Abdelgadir, M.M., Faye, B. and Al-Mutairi, S.E. 2013. Seasonal and physiological variation of gross composition of camel milk in Saudi Arabia. Emir. J. Food Agric. 25, 618–624; doi:10.9755/ejfa.v25i8.16095
Abdelrahman, Y.M., Eisa, M.O., Mustafa, A.B. and Salih A.M. 2011. Constraints of camel pastoralists in Gadaref State, Eastern Sudan. Res. Opin. Anim. Vet. Sci. 3, 174–177.
Alwan, O.A. and Zwaik, H.B. 2014. Milk composition of Libyan Maghrebi camels (Camelus Dromedaries) reared under farm and desert conditions. International Conference on Chemical, Environment & Biological Sciences (CEBS-2014),2014 Sept 17–18, Kuala Lumpur, Malaysia.
Arab, K.L., Tarique, A.K., Aijaz, A.J., Shahnawaz, K., Qudratullah, K., Yar, M.J., Zafar, A.K., Muhammad, M.R., Abdul, S.M. and Asad, A.K. 2019. Compositional and physical properties of camel milk under nomadic and sedentary production systems. Pure Appl. Biol. 8, 1494–1498.
Bakheit, S.A., Majid, A.M.A. and Nikhala, A.M. 2008. Camels (Camelus dromedarius) under pastoral systems in North Kordofan, Sudan: seasonal and parity effects on milk composition. J. Camelid Sci. 1, 32–36.
Haddadin, M.S.Y., Gammoh, S.I. and Robinson, R.K. 2008. Seasonal variations in the chemical composition of camel milk in Jordan. J. Dairy Res. 75, 8–12.
Hassabo , A.A. 2010. Effect of feeding system on milk yield of camel kept around the urban area in Sudan during summer. In International camel symposium. Garissa, Kenya: Held in Garissa.
Igbal, A., Gill, R.A. and Younas M. 2001. Milk composition of Pakistani camel (Camelus dromedarius) kept under station/farmers conditions. Emir. J. Agric. Sci. 13, 7–10.
Indra, P., Magatch, A. and Batsoour, L. 2003. Mongol bactrian camel [Mongol Temet]. Ulaanbaatar, Mongolia: Mongolia State University of Agriculture Publishing.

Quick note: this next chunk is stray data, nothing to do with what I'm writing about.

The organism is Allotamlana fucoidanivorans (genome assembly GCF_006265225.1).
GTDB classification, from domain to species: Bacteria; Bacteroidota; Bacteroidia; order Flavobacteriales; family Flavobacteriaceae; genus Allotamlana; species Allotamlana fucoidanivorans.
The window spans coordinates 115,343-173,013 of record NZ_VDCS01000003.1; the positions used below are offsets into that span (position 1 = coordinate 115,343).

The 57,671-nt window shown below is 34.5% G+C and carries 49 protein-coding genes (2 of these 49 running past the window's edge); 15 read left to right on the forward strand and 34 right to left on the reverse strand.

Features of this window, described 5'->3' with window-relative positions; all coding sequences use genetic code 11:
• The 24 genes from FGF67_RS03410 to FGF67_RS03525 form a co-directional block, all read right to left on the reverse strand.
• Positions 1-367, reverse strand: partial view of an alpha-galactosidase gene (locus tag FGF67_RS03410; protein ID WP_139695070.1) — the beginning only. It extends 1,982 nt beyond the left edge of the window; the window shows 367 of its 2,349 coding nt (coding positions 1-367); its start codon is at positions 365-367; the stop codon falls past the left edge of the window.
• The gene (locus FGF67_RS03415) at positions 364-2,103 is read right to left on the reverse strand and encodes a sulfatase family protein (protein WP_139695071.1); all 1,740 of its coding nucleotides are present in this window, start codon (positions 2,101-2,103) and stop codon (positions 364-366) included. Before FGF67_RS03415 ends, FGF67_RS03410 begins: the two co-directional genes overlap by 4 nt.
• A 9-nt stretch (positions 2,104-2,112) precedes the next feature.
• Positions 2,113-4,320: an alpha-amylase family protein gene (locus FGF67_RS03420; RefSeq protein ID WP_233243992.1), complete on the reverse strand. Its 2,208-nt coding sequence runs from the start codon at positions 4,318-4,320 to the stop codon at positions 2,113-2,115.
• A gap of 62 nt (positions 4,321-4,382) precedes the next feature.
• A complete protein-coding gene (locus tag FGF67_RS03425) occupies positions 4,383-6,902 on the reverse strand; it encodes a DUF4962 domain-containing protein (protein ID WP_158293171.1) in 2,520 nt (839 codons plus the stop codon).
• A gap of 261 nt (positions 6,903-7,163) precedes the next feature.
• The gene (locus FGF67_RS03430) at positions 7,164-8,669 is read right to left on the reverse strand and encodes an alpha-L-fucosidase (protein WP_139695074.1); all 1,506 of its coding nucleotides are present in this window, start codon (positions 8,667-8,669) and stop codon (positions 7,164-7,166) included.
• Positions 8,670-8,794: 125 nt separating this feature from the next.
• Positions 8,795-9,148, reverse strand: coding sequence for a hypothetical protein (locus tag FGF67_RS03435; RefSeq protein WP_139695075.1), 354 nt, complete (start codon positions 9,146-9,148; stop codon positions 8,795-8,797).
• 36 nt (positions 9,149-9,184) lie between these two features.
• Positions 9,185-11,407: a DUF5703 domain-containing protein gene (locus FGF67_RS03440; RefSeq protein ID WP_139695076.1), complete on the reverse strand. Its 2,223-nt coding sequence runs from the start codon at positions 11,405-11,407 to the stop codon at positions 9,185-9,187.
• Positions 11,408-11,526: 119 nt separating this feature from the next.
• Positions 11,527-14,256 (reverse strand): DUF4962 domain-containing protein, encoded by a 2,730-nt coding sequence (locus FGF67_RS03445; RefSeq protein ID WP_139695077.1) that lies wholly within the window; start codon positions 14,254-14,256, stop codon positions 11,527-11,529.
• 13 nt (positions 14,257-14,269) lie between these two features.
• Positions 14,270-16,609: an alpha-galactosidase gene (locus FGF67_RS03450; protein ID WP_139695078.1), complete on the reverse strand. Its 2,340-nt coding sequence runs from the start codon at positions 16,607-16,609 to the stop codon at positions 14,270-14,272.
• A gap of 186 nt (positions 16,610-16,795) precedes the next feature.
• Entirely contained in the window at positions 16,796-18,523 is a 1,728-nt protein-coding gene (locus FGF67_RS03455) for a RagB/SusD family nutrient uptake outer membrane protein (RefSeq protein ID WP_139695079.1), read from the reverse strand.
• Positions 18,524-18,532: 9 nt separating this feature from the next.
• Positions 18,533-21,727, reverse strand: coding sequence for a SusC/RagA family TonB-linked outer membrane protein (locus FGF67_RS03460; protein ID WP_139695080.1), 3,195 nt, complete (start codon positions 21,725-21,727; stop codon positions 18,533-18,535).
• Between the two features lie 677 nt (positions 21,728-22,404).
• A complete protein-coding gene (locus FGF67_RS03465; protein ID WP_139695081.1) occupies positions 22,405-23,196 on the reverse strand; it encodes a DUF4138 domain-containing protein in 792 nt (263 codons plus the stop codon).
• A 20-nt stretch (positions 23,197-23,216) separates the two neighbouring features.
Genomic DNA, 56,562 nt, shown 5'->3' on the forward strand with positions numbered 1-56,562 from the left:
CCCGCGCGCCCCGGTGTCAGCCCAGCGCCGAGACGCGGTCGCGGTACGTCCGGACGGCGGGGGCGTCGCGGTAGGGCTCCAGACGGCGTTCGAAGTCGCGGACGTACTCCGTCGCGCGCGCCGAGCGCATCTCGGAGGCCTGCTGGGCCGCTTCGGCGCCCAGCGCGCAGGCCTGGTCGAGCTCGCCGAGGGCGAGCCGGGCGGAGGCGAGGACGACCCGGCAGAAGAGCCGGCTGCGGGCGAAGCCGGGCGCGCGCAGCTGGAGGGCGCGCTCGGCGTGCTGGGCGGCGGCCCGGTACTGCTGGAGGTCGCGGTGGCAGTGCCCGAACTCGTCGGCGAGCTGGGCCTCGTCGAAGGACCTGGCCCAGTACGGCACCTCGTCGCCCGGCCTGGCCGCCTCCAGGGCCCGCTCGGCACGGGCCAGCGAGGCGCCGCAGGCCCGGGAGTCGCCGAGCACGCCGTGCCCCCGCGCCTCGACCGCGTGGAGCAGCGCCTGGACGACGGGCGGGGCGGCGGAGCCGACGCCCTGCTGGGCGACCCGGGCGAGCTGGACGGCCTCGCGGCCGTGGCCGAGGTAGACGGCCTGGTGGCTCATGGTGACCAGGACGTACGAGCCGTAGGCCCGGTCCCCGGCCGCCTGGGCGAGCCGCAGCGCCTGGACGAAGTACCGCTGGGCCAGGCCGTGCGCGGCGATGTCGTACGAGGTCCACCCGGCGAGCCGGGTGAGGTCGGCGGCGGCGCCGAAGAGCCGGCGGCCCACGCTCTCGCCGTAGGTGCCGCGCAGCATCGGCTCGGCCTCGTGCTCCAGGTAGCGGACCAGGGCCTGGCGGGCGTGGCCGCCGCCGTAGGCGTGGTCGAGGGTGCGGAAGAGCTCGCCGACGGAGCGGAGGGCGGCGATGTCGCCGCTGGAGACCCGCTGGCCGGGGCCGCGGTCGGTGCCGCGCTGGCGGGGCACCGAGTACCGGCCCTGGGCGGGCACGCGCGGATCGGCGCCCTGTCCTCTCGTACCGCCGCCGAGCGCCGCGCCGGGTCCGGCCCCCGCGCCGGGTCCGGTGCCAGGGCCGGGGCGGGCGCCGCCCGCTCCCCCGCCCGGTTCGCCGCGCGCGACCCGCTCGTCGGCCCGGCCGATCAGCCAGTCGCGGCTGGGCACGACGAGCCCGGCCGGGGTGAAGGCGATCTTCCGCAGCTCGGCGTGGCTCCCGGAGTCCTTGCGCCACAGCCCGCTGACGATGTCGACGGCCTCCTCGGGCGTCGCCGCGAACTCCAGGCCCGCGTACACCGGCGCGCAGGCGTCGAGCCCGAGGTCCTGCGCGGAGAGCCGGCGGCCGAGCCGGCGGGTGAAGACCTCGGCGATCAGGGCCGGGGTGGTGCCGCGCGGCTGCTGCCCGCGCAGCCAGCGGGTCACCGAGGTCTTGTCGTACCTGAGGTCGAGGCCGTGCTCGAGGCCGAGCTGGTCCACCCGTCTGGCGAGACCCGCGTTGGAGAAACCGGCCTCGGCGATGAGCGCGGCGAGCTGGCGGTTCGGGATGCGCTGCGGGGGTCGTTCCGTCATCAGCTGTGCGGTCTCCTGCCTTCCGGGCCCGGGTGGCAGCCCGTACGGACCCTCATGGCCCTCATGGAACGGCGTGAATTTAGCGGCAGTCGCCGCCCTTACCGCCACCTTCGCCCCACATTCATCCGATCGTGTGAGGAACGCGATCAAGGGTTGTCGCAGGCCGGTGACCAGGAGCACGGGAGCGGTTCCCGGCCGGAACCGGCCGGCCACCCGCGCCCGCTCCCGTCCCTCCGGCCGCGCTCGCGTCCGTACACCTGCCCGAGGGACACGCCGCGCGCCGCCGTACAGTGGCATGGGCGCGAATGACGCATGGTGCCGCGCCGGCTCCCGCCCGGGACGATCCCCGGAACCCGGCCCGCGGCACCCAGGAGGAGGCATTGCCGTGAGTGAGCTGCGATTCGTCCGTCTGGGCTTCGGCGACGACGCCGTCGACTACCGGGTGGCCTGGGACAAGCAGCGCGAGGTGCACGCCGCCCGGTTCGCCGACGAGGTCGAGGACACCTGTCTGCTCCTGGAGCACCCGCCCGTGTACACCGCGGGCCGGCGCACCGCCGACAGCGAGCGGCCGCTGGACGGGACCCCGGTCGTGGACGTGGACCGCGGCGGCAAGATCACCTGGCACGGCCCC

Khaskheli, M., Arain, M.A., Chaudhry, S., Soomro, A.H. and Qureshi, T.A. 2005. Physico-chemical quality of camel milk. J. Agric. Soc. Sci. 2, 164–166.
Konuspayeva, G., Faye, B. and Loiseau, G. 2009a. The composition of camel milk: a meta-analysis of the literature data. J. Food Comp. Anal. 22, 95–101.
Konuspayeva, G., Faye, B., Loiseau, G., Ivashehenko, A., Meldebkova, A. and Davletov, S. 2009b. Physiological change in camel milk composition, 1- effect of lactation stage. Trop. Anim. Health Prod. 42, 495–499.
Martinez, D. 1989. Note on the production of camel milk in the peri-urban sector in Mauritania. Revue Elev. Med. Vet. Pays Trop. 42, 115–116.
Raghvendar, S., Shukla, S.K., Sahani, M.S. and Bhakat, C. 2004. Chemical and physicochemical properties of camel milk at different stages of lactation: In International conference on saving the camel and people's livelihoods building a multi-stakeholder platform for the conservation of the camel in Rajasthan 2004 Nov 23–25, Sadri, Rajasthan, India.
Riek, A. and Gerken, M. 2006 Changes in Llama (Lama Glama) milk composition during lactation. J. Dairy Sci. 89, 3484–3493.
Riyadh, S.A., Faris, F.A., Elsayed, I., Mohammed, A.A., Ahmed, S. and Moez, A. 2012. Effects of the production system, breed, parity, and stage of lactation on milk composition of dromedary camels of Saudi Arabia. J. Anim. Vet. Adv. 11, 141–147.
Sambraus, H.H. 1995. Quantitative information on camel's suckling. J. Anim. Breed. Genetics 112, 469–479.
Sheriha, A. M. 1986. Composition of Libyan camel milk. Australian J. Dairy Technol. 41, 33–35.
Shuiep, E.S., El Zubeir, I.E.M., El Owni, O.A.O. and Musa, H.H. 2008. Influence of season and management on the composition of raw camel (Camelus dromedarius) milk in Khartoum state, Sudan. Trop. Subtrop. Agroecosy 8, 101–106.
Wafa, I.A.B. and El-Zubeir, I.E.M. 2014. Impact of husbandry, stages of lactation and parity number on milk yield and chemical composition of dromedary camel milk. Emir. J. Food Agric. 26, 333–341.
Zeleke, Z.M. 2007. Non-genetic factors affecting milk yield and milk composition of traditionally managed camels (Camelus dromedarius) in Eastern Ethiopia. LRRD, p 19. Available via https://www.lrrd.cipav.org.co/lrrd19/6/zele19085.htm